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Boston techies envision TV's on-demand future

Page 2 of 3 -- Advertisers on shows like ABC's hit drama "Lost" pay big bucks because they reach a large audience. With on-demand programming, the audience is smaller, but SeaChange will serve up narrowly targeted ads. "You're getting fewer eyeballs, but they're the eyeballs you want," Kelso says.

By delving into the same databases that direct-mail marketers use, SeaChange will be able to insert an ad for the new Corvette into an on-demand episode of "Lost,' because it will know that your current car lease is just about up.

Navic Networks.
This Needham company makes software that renders your set-top box more interactive. During the final presidential debate this fall, for instance, digital cable subscribers in Arizona could rate each candidate's answer to each question. Want to view your current cable bill, including all those pay-per-view movies your daughter ordered? Navic can help. And while this feature hasn't been launched yet, the company will eventually support impulse purchases from QVC or Home Shopping Network using your clicker.

Akamai Technologies.
The Internet will be used to deliver video to your home, which may be stored on your PC, your TiVo server, or another specialized home media server. Some of this video content may be incredibly specialized -- imagine a half-hour of instruction in Ashtanga yoga, or an "Ebert & Roeper"-type show about live theater in Boston. Cambridge-based Akamai, which already helps to distribute large video files over the Internet, is extremely well-positioned here.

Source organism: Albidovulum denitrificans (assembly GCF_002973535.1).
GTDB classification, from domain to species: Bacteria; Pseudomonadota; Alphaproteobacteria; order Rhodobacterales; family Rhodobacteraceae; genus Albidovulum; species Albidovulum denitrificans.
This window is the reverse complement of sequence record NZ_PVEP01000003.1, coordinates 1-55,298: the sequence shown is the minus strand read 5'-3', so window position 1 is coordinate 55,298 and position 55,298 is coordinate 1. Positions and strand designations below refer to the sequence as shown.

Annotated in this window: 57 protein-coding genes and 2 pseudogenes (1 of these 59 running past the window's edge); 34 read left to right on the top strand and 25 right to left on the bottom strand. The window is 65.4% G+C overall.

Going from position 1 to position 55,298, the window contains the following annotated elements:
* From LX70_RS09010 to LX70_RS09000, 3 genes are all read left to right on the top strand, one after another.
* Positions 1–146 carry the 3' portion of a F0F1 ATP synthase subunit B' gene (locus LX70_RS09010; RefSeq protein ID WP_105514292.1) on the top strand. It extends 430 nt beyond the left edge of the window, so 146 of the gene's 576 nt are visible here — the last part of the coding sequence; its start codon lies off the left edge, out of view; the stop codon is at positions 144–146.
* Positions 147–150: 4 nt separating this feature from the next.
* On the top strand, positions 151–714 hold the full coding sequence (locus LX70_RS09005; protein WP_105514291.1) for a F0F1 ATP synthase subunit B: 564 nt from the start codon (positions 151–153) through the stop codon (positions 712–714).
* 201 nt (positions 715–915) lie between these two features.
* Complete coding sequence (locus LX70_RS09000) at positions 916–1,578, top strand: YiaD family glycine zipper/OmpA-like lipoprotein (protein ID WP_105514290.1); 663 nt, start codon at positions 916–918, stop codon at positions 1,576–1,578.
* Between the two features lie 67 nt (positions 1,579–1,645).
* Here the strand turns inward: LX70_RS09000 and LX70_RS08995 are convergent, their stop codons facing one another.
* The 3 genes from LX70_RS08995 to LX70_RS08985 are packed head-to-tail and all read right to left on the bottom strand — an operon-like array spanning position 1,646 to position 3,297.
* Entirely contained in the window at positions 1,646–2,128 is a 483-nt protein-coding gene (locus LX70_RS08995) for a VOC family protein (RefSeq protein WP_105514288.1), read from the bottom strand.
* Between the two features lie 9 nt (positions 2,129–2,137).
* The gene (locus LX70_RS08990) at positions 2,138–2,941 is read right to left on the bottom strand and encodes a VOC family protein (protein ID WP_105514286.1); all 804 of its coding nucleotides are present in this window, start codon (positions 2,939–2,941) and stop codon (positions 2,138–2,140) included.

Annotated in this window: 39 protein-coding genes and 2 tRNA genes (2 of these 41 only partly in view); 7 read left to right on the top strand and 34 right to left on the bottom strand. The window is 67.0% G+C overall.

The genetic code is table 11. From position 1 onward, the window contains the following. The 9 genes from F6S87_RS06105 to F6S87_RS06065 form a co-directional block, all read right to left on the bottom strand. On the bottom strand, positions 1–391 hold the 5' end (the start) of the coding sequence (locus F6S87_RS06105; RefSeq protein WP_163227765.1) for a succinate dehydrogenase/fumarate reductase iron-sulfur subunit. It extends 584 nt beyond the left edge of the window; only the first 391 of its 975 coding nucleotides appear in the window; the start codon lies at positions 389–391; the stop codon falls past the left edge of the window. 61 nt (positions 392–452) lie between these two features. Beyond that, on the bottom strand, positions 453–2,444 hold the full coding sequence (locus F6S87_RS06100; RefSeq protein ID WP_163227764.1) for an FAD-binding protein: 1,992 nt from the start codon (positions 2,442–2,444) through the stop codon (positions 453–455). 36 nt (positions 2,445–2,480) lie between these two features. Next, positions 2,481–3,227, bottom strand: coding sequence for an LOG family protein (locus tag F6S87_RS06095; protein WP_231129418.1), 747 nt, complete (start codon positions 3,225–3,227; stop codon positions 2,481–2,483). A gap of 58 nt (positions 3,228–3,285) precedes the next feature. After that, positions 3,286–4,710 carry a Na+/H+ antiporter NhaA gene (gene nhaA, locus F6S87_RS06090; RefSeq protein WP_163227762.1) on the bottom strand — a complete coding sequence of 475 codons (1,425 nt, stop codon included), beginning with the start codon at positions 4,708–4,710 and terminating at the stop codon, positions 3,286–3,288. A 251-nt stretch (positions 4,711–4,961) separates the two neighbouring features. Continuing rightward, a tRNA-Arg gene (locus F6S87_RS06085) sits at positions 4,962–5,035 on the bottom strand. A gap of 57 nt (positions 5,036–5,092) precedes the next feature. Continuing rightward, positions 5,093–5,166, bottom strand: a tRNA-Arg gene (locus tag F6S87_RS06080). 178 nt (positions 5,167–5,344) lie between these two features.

Jeremy Allaire's new company.
In the mid-1990s, Allaire's first company, Allaire Corp., helped to simplify the process of building and maintaining a website. Last year, Allaire joined the Cambridge venture capital firm General Catalyst as technologist-in-residence. Now, he's starting a company with backing from General Catalyst. He won't say much, but he's interested in what he calls the democratization of video. "We have this situation where the number of people who can produce video programming is poised to explode, with inexpensive digital cameras and editing tools, and the existing distribution systems can't support it," he says. "You can't have 100,000 people producing shows for cable television. The only thing that can support it is the Internet." We're all familiar with the Internet of text. Coming soon: the Internet of video.

Ucentric Systems.
Once you have one digital PVR (personal video recorder) in your home to store your favorite shows, you suddenly realize that it's tied to just one TV set. How can you start watching last Thursday's "The Apprentice" in the living room but finish in the bedroom? Ucentric allows one main PVR to send shows to smaller, $50 client units attached to other TVs. But the company has been unfocused and slow to gain traction, and competitors like TiVo and Scientific Atlanta are trying to tackle the same problem.   Continued...

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